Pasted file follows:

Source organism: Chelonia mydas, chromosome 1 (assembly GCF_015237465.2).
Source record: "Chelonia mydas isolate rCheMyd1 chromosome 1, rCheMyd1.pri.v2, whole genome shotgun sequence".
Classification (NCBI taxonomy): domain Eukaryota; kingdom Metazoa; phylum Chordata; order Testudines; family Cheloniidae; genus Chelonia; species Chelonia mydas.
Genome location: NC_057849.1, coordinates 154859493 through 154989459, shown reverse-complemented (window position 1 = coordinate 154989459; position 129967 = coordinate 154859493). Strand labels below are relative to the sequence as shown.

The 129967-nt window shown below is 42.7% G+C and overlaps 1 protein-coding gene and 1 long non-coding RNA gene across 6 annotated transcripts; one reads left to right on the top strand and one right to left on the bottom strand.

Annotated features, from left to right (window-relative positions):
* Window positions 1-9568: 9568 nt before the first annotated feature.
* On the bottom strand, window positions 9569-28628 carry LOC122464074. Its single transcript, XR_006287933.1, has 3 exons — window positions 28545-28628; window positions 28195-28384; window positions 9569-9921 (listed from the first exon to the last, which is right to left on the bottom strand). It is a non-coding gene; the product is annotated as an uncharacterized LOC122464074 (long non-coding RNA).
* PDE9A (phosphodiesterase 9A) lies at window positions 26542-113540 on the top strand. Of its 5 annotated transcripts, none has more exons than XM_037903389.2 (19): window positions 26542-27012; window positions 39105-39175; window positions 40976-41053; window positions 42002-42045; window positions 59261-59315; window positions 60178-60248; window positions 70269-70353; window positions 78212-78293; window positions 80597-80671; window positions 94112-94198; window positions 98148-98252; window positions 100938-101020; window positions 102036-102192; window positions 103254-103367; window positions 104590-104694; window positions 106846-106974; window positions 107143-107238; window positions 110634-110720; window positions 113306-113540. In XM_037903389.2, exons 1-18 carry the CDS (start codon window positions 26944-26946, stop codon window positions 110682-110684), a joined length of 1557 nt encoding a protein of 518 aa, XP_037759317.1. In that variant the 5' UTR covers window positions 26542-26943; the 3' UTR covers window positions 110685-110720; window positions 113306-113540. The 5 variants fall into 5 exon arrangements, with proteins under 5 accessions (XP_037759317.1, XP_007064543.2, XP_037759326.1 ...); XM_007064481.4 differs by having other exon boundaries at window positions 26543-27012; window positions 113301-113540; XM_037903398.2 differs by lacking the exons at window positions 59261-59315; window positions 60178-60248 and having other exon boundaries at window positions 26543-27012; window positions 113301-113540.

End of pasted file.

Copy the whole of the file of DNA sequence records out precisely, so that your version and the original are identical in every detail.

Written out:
Source organism: Chelonia mydas, chromosome 1 (assembly GCF_015237465.2).
Source record: "Chelonia mydas isolate rCheMyd1 chromosome 1, rCheMyd1.pri.v2, whole genome shotgun sequence".
Classification (NCBI taxonomy): domain Eukaryota; kingdom Metazoa; phylum Chordata; order Testudines; family Cheloniidae; genus Chelonia; species Chelonia mydas.
Genome location: NC_057849.1, coordinates 154859493 through 154989459, shown reverse-complemented (window position 1 = coordinate 154989459; position 129967 = coordinate 154859493). Strand labels below are relative to the sequence as shown.

The 129967-nt window shown below is 42.7% G+C and overlaps 1 protein-coding gene and 1 long non-coding RNA gene across 6 annotated transcripts; one reads left to right on the top strand and one right to left on the bottom strand.

Annotated features, from left to right (window-relative positions):
* Window positions 1-9568: 9568 nt before the first annotated feature.
* On the bottom strand, window positions 9569-28628 carry LOC122464074. Its single transcript, XR_006287933.1, has 3 exons — window positions 28545-28628; window positions 28195-28384; window positions 9569-9921 (listed from the first exon to the last, which is right to left on the bottom strand). It is a non-coding gene; the product is annotated as an uncharacterized LOC122464074 (long non-coding RNA).
* PDE9A (phosphodiesterase 9A) lies at window positions 26542-113540 on the top strand. Of its 5 annotated transcripts, none has more exons than XM_037903389.2 (19): window positions 26542-27012; window positions 39105-39175; window positions 40976-41053; window positions 42002-42045; window positions 59261-59315; window positions 60178-60248; window positions 70269-70353; window positions 78212-78293; window positions 80597-80671; window positions 94112-94198; window positions 98148-98252; window positions 100938-101020; window positions 102036-102192; window positions 103254-103367; window positions 104590-104694; window positions 106846-106974; window positions 107143-107238; window positions 110634-110720; window positions 113306-113540. In XM_037903389.2, exons 1-18 carry the CDS (start codon window positions 26944-26946, stop codon window positions 110682-110684), a joined length of 1557 nt encoding a protein of 518 aa, XP_037759317.1. In that variant the 5' UTR covers window positions 26542-26943; the 3' UTR covers window positions 110685-110720; window positions 113306-113540. The 5 variants fall into 5 exon arrangements, with proteins under 5 accessions (XP_037759317.1, XP_007064543.2, XP_037759326.1 ...); XM_007064481.4 differs by having other exon boundaries at window positions 26543-27012; window positions 113301-113540; XM_037903398.2 differs by lacking the exons at window positions 59261-59315; window positions 60178-60248 and having other exon boundaries at window positions 26543-27012; window positions 113301-113540.